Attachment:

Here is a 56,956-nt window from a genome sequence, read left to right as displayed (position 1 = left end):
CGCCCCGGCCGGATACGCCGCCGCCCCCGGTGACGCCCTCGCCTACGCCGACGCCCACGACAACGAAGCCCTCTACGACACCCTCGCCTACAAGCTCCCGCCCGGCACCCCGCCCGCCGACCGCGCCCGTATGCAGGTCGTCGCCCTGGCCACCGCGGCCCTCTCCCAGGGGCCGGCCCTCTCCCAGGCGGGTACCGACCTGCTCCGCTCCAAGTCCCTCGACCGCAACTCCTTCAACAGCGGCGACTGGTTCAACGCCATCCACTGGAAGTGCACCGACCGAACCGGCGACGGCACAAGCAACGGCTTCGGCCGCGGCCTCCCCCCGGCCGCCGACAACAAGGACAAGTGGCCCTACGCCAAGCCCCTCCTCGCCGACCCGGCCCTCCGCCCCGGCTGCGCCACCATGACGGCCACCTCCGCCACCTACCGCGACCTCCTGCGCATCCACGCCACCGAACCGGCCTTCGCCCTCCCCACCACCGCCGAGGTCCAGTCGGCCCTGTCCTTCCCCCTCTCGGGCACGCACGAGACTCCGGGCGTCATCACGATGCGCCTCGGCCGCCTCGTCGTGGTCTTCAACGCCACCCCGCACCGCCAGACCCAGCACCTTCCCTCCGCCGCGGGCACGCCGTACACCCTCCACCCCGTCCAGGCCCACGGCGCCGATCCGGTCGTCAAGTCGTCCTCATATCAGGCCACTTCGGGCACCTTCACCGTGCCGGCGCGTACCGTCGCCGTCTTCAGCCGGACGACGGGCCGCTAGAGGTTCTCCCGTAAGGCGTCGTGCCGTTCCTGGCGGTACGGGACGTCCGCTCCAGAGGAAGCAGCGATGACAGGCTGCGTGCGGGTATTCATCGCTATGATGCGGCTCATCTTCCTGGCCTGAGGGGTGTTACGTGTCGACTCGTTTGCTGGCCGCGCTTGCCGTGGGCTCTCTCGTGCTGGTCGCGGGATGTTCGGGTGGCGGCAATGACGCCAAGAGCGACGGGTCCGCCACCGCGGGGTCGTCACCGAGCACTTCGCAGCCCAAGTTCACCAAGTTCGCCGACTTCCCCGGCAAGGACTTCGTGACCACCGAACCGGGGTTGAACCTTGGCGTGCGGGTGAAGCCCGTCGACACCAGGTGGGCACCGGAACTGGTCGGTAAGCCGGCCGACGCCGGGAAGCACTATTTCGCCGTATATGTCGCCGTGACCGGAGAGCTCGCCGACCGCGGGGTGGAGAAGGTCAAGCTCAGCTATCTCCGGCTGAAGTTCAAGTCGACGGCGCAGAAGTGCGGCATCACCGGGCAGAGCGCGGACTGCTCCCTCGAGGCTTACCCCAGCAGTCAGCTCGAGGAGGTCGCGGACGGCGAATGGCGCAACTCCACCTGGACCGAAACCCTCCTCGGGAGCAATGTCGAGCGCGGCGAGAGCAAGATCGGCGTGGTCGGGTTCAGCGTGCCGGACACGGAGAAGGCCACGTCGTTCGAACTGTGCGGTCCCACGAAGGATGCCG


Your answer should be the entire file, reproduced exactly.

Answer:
Here is a 56,956-nt window from a genome sequence, read left to right as displayed (position 1 = left end):
CGCCCCGGCCGGATACGCCGCCGCCCCCGGTGACGCCCTCGCCTACGCCGACGCCCACGACAACGAAGCCCTCTACGACACCCTCGCCTACAAGCTCCCGCCCGGCACCCCGCCCGCCGACCGCGCCCGTATGCAGGTCGTCGCCCTGGCCACCGCGGCCCTCTCCCAGGGGCCGGCCCTCTCCCAGGCGGGTACCGACCTGCTCCGCTCCAAGTCCCTCGACCGCAACTCCTTCAACAGCGGCGACTGGTTCAACGCCATCCACTGGAAGTGCACCGACCGAACCGGCGACGGCACAAGCAACGGCTTCGGCCGCGGCCTCCCCCCGGCCGCCGACAACAAGGACAAGTGGCCCTACGCCAAGCCCCTCCTCGCCGACCCGGCCCTCCGCCCCGGCTGCGCCACCATGACGGCCACCTCCGCCACCTACCGCGACCTCCTGCGCATCCACGCCACCGAACCGGCCTTCGCCCTCCCCACCACCGCCGAGGTCCAGTCGGCCCTGTCCTTCCCCCTCTCGGGCACGCACGAGACTCCGGGCGTCATCACGATGCGCCTCGGCCGCCTCGTCGTGGTCTTCAACGCCACCCCGCACCGCCAGACCCAGCACCTTCCCTCCGCCGCGGGCACGCCGTACACCCTCCACCCCGTCCAGGCCCACGGCGCCGATCCGGTCGTCAAGTCGTCCTCATATCAGGCCACTTCGGGCACCTTCACCGTGCCGGCGCGTACCGTCGCCGTCTTCAGCCGGACGACGGGCCGCTAGAGGTTCTCCCGTAAGGCGTCGTGCCGTTCCTGGCGGTACGGGACGTCCGCTCCAGAGGAAGCAGCGATGACAGGCTGCGTGCGGGTATTCATCGCTATGATGCGGCTCATCTTCCTGGCCTGAGGGGTGTTACGTGTCGACTCGTTTGCTGGCCGCGCTTGCCGTGGGCTCTCTCGTGCTGGTCGCGGGATGTTCGGGTGGCGGCAATGACGCCAAGAGCGACGGGTCCGCCACCGCGGGGTCGTCACCGAGCACTTCGCAGCCCAAGTTCACCAAGTTCGCCGACTTCCCCGGCAAGGACTTCGTGACCACCGAACCGGGGTTGAACCTTGGCGTGCGGGTGAAGCCCGTCGACACCAGGTGGGCACCGGAACTGGTCGGTAAGCCGGCCGACGCCGGGAAGCACTATTTCGCCGTATATGTCGCCGTGACCGGAGAGCTCGCCGACCGCGGGGTGGAGAAGGTCAAGCTCAGCTATCTCCGGCTGAAGTTCAAGTCGACGGCGCAGAAGTGCGGCATCACCGGGCAGAGCGCGGACTGCTCCCTCGAGGCTTACCCCAGCAGTCAGCTCGAGGAGGTCGCGGACGGCGAATGGCGCAACTCCACCTGGACCGAAACCCTCCTCGGGAGCAATGTCGAGCGCGGCGAGAGCAAGATCGGCGTGGTCGGGTTCAGCGTGCCGGACACGGAGAAGGCCACGTCGTTCGAACTGTGCGGTCCCACGAAGGATGCCG